Rulemaking

The U.S. Administrative Procedure Act, which defines a process by which agencies may promulgate regulations and establishes a procedure to provide court access for reviewing agency decisions. When an agency wishes to make any kind of change to its body of rules—whether that be to promulgate a new rule, abolish an old rule, or make an amendment to an existing rule—it must follow the procedure outlined in the act. A principal objective of this procedure is to ensure that there is some opportunity for the public to provide input relevant to the proposed change.

This procedure can take one of two forms, referred to as "informal" and "formal" rulemaking. The informal process is also sometimes referred to as a "notice and comment" process, identifying its two basic components.6 With this process, the agency publishes its proposed rule changes and establishes a time period over which members of the public are permitted to offer comments. This time period is usually thirty, sixty, or ninety days, and comments are typically received from a wide range of sources. It is not uncommon for individual members of the public to provide comments that express their views, although the more substantive comments tend to come from organizations that have an interest in the particular rules. For instance, when the Environmental Protection Agency (EPA) proposes a rule change that affects nanotechnology, professional scientific and engineering societies involved in nanotechnology research might generate and submit comments, as might nanotechnology corporations that would be affected by the rule changes. Legal societies and associations are frequent sources of comments, and they typically offer a perspective on how the rule changes will successfully or unsuccessfully integrate with other regulations.

After the comment period has closed, the agency reviews all the comments and issues final rules, usually providing a detailed response to the comments that were received and explaining how the proposed rules were modified to address the comments. This basically concludes the informal process, with the final rules then forming the current set of regulations. The ability of the public to provide input in the informal process is limited to submitting comments on proposed rules. In some cases, members of the public may still object to the form of the final rules. While it is possible to challenge such final rules as an overreaching of the authority of the agency, they will stand as enforceable regulations if they are within the proper scope of the agency's power.

In actual practice, this comment procedure is very valuable. It frequently highlights ambiguities in the form of the rules as proposed and often highlights concerns that the agency failed to appreciate fully when formulating its proposal. Currently, the ability of the public to provide comments is greater than it has ever been. All rulemaking proposals for all U.S. agencies are published in the Federal Register. Organizations that are governed by specific regulatory agencies thus routinely check the Federal Register to identify any proposed rules that might affect them. The Internet also provides access to all proposed rules for U.S. agencies at www.regulations.gov. Many agencies additionally publish received comments on their individual Web sites. The World Wide Web provides a wonderful mechanism by which interested members of the public can read the comments that have been submitted by others, permitting them to elaborate on issues that might not have been ideally expressed or to offer a different perspective on the same issue.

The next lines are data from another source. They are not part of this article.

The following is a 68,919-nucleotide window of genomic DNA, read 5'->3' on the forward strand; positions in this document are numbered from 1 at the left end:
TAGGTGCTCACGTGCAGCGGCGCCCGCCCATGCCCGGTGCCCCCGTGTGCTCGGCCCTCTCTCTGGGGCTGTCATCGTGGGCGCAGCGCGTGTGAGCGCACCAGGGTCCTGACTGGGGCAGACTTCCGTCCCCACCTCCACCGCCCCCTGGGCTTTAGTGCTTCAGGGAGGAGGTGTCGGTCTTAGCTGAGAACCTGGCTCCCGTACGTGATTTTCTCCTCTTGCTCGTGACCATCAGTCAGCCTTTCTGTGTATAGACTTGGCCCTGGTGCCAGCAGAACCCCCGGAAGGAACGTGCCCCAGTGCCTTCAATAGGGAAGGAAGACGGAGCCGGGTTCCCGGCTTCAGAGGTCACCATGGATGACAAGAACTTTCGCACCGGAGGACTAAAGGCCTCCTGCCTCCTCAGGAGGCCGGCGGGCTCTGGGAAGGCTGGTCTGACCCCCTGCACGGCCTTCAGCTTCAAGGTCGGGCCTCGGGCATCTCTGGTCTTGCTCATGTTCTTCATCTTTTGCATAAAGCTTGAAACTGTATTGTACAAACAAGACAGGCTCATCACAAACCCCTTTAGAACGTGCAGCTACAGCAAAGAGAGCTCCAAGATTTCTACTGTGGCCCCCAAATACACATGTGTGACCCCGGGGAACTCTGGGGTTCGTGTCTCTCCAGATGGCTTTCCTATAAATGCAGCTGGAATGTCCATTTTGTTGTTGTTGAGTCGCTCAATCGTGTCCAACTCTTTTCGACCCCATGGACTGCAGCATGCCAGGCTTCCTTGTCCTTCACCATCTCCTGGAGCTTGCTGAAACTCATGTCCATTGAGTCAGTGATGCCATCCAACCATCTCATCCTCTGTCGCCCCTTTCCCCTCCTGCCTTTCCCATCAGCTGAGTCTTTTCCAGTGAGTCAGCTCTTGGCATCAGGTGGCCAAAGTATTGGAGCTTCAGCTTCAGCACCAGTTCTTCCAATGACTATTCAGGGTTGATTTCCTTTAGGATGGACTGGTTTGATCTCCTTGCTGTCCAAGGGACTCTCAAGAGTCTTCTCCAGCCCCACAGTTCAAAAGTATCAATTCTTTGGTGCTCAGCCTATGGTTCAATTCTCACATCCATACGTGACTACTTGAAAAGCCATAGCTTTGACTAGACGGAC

Much less widely used is the formal rulemaking process.7 This process is essentially used only when the agency is precluded from using the informal process because of some specific congressional directive, usually embodied within some other statute. The formal process requires that a trial-like hearing be held, overseen by an administrative law judge. During the hearing, interested persons are to have an opportunity to testify and be cross-examined before a rule can be promulgated. A number of notorious proceedings have resulted in the formal rulemaking process having been largely discredited. Most famous are the peanut butter proceedings that were held to determine whether a product labeled peanut butter must have at least 87 percent or 90 percent peanuts. The formal process took nine years and resulted in a transcript having more than 7500 pages.8

The regulatory authority that is delegated to agencies is thus significant. These agencies have the power to promulgate rules that can have profound effects on industries. The major constraint on agency activities is the ability of the legislature to reassume some of the power it has delegated. Through legislation, there are a number of ways in which the power of agencies can be limited: specific agency decisions can be overruled by the targeted legislation; the scope of authority of an agency can be altered by more general forms of legislation; it even remains an option to dissolve the agency if circumstances warrant.

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